Agroecology is fully rooted in science, seeks to work with nature, and draws nutrients from the land to grow crops without using costly chemical fertilizers or pesticides, which often serve to push farmers into debt.
It posits that getting to know the land and crops with which you work intimately is empowering in more ways than one, and can only be achieved through experimentation. It celebrates food sovereignty and the right of the public to have access to food that honours nature and supports our health.
It was recently reported that a 30-year-long comparison of organic and chemical agriculture by the Rodale Institute found that while corn and soybean production declined after banning chemicals initially, they bounced back to either match or surpass the conventional system in efficiency and profits. The key is to continually regenerate soil fertility with the way we treat it.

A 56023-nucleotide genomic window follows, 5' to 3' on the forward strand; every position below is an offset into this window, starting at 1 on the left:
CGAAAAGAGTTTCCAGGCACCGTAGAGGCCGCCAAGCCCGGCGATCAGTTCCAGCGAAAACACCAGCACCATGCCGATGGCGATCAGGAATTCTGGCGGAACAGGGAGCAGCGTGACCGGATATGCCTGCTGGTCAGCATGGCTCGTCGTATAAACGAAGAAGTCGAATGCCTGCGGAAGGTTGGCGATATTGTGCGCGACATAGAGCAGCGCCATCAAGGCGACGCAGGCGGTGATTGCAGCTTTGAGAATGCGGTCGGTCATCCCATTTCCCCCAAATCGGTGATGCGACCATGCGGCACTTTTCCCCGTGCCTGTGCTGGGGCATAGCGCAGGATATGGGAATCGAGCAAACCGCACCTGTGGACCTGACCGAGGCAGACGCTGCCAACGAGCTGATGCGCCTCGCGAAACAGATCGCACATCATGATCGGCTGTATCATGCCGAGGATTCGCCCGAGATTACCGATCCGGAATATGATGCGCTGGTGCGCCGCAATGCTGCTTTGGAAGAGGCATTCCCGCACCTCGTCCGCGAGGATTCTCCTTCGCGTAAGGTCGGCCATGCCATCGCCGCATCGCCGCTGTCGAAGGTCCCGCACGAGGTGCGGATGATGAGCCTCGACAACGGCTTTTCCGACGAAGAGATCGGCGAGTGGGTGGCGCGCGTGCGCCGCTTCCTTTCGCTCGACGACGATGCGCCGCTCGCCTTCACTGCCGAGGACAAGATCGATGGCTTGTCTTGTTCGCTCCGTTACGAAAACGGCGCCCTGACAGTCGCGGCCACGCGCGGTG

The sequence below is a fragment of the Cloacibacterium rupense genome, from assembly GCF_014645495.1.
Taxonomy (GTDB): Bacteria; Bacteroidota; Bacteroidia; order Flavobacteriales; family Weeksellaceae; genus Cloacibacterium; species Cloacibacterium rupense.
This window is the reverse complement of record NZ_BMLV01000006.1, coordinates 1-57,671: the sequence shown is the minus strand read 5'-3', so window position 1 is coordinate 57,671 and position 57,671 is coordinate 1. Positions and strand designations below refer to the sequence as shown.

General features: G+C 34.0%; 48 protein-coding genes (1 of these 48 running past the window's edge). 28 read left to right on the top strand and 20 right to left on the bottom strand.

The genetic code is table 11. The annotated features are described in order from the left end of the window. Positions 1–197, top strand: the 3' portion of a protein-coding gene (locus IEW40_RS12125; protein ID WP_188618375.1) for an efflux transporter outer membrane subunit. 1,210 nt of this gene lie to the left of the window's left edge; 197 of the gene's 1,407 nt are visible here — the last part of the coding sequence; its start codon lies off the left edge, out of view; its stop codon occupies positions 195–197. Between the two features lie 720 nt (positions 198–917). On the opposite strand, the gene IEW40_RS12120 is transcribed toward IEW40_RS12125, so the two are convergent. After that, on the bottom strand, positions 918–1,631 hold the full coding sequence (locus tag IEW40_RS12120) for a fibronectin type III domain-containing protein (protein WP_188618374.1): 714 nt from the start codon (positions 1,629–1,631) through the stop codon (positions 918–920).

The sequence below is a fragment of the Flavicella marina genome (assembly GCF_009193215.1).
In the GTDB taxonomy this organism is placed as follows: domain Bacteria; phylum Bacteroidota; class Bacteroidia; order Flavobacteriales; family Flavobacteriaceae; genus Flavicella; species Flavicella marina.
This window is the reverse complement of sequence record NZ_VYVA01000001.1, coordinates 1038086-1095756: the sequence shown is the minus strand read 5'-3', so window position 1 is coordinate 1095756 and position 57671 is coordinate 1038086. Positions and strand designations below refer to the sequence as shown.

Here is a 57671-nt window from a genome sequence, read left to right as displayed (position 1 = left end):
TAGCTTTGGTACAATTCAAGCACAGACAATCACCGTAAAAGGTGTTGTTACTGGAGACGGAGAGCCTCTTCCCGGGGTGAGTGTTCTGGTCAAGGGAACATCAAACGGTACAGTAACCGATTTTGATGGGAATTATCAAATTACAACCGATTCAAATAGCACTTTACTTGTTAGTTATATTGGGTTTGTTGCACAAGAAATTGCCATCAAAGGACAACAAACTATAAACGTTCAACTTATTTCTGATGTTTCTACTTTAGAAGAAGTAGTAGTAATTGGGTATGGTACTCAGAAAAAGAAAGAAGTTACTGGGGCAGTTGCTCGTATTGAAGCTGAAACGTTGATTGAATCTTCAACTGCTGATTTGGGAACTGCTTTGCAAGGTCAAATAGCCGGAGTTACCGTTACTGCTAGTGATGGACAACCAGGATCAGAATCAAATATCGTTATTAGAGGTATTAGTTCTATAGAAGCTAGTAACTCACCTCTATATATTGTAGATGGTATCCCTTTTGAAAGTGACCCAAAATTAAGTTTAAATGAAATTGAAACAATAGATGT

More than technique, though, Agroecology is an ethos, and draws on a different set of standards when measuring its success. The condition of the land, how well people are being fed, and whether or not farms are thriving are all key factors considered. It encourages diversity, supports local businesses, and helps sustain local food cultures.